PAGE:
# Fixing an ATX PSU

I have an 800W ATX power supply given to me by a friend because it doesn't work any more. It's quite a beast and would set me back a considerable amount new, so I'd like to see if I can fix it.

Well, here's the story. It has standby power at 5.15V. The power indicator on the back lights up (on the mains switch - it's an LED not a neon apparently, because when you turn off the unit it fades slowly, making me think it's not directly connected to the mains.) Anyway, when you turn it on (by grounding the PS_ON pin) it makes a faint clicking sound but does nothing else. With my scope I have found three short pulses of ~11.8V on the 12V rail for about 500 ms to 1.5 seconds before the supply goes dead, which makes me think some kind of protection system is being activated, as the power supply does work - it is producing the required output.

If it doesn't work it is going in the trash, so no loss there.

• Do you have a load (working PC) attached to it? Many ATX supplies require a minimum current draw to operate. – Kevin Vermeer Oct 24 '10 at 23:32
• I was told it was dead already, but good idea, I have a spare mobo + CDrom, would this be enough load? – Thomas O Oct 24 '10 at 23:35
• Tested it with a computer which works (mobo, processor, hdd, cd+dvd, fdd) with a 250W PSU and it still clicks, probably not drawing more than 50W but could this be insufficient still? – Thomas O Oct 24 '10 at 23:44
• Yes, that should be plenty. If that's insufficient, then there's something else wrong with the PSU (but you knew that). – Kevin Vermeer Oct 25 '10 at 1:59
• I have a 400W FSP with same symptoms. Please comment when you have fixed yours telling how :) – csadam Oct 25 '10 at 11:54

Bad capacitors. It's always bad capacitors (and it's never Lupus). They've dried out and become resistive. In the process they sometimes make life ugly for power transistors and diodes.

If you're not safe with some mains voltage (there may be some in the hot side of the supply) please don't open the box.

Look for swollen electrolytic capacitors (metal cans). Replace with reputable parts with same values (no consumer components supplier will sell parts as nasty as a cheap manufacturer can buy wholesale).

Check diodes and transistors on output side for blowage.

Main high voltage mains side capacitor might be dried out. Shows up as overload in feedback paths and shutdown. Replace it. Must be same voltage rating!

Go see the sci.electronics.repair FAQ.

• Good point on the caps. But I would think they would only cause excessive ripple and not a complete failure of the supply. I am experienced enough to repair this, but I'm still uncertain if the caps could cause such a problem. – Thomas O Oct 25 '10 at 0:04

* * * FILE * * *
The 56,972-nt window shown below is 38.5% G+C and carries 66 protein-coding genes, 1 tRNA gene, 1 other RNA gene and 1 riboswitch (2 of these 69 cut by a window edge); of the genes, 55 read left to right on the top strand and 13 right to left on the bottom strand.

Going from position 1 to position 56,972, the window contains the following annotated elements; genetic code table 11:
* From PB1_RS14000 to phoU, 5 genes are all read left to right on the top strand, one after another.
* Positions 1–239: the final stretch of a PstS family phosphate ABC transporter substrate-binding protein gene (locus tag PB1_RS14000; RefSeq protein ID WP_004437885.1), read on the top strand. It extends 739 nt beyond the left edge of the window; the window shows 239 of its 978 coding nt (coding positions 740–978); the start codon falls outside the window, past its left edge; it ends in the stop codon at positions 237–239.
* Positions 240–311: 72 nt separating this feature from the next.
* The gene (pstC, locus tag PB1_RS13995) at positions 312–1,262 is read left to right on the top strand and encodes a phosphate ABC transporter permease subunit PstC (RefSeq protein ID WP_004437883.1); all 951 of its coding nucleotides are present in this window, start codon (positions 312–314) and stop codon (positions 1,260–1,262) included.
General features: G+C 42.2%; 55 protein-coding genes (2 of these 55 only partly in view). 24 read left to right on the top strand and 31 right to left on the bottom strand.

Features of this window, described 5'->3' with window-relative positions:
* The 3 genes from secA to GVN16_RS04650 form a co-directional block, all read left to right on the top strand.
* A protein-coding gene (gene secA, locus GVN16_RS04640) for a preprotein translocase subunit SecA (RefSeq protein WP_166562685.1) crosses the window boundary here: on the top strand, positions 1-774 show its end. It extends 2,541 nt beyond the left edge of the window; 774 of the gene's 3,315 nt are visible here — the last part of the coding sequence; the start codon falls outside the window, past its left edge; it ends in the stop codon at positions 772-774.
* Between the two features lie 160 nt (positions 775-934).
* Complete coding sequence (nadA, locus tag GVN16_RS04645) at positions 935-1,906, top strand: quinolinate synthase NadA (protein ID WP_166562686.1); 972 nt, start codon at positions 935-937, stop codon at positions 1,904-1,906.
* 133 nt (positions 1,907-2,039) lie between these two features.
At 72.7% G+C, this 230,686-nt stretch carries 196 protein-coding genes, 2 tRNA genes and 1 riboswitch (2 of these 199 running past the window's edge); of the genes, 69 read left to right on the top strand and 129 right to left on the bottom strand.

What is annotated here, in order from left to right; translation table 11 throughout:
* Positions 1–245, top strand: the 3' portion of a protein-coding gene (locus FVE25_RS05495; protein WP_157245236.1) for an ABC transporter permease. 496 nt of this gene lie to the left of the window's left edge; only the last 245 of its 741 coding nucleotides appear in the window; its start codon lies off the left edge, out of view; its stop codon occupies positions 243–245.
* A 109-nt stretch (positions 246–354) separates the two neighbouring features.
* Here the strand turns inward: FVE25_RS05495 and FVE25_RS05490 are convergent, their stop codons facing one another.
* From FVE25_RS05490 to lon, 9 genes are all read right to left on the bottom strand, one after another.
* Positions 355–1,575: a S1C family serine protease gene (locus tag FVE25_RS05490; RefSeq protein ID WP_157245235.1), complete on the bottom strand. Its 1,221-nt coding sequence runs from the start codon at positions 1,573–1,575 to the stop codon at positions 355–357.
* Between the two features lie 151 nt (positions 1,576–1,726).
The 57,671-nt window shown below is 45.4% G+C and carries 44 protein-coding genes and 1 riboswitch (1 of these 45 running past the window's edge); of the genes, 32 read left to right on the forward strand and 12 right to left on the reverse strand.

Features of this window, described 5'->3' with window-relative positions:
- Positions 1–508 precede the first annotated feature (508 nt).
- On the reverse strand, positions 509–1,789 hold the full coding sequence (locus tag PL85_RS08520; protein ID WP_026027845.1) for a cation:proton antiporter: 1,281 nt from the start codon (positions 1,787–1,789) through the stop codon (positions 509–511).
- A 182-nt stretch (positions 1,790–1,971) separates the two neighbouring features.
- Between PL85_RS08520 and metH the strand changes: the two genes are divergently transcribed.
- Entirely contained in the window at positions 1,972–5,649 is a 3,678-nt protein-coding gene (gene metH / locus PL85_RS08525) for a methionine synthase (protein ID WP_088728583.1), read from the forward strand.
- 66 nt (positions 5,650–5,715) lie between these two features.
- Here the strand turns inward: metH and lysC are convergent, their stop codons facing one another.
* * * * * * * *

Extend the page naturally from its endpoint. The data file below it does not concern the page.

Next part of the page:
• Thomas, if the main capacitor only has 1% of it's capacity, the feedback loop will try to track the "ripple", overload and will shut down. In the last 5 years, it's all been either capacitors, or capacitors and the diodes & transistors around them. Try it. – Tim Williscroft Oct 25 '10 at 0:39
• Capacitors make up a large part of what causes failures in many parts of a CPU. – Kortuk Oct 25 '10 at 3:04
• @Thomas: While the capacitors are some of the most failure prone components, when they gave out they may have taken several other parts with them. The safe bet to save a buck would be to get a new one. If you don't really care about making it work but want an interesting experience, go for it. – Nick T Oct 25 '10 at 3:46
• He said he wanted to sell it. – Kortuk Oct 25 '10 at 14:41

I'm going to go with Tim's answer. The caps are my first suspect. I once checked out a DVD player whose 5V line would pulse, much like your 12V line. Turned out to be a bad cap in the rectifier. I almost missed it, until I started touching the tops of all the caps with my finger (this is a good time to remind you to avoid getting yourself a Darwin award!). It was then immediately apparent which cap was bulging.

• I think this may make a better comment. – Kortuk Oct 25 '10 at 23:58
• When you say rectifier, do you mean the input filter, or the output filters? It's an active PFC supply and uses a massive 470µF 400V capacitor. – Thomas O Oct 30 '10 at 1:57
• When I said rectifier, I meant the power supply board as a whole, which was a separate board from the main logic. I think for the DVD player I fixed, it was a cap on the DC side, but in general just touch the tops of all of them and feel for a bulge. I think designers have respect for AC and use higher-voltage caps, but think "oh this is just 5V so I can use a 6V rated cap..." – ajs410 Nov 1 '10 at 18:36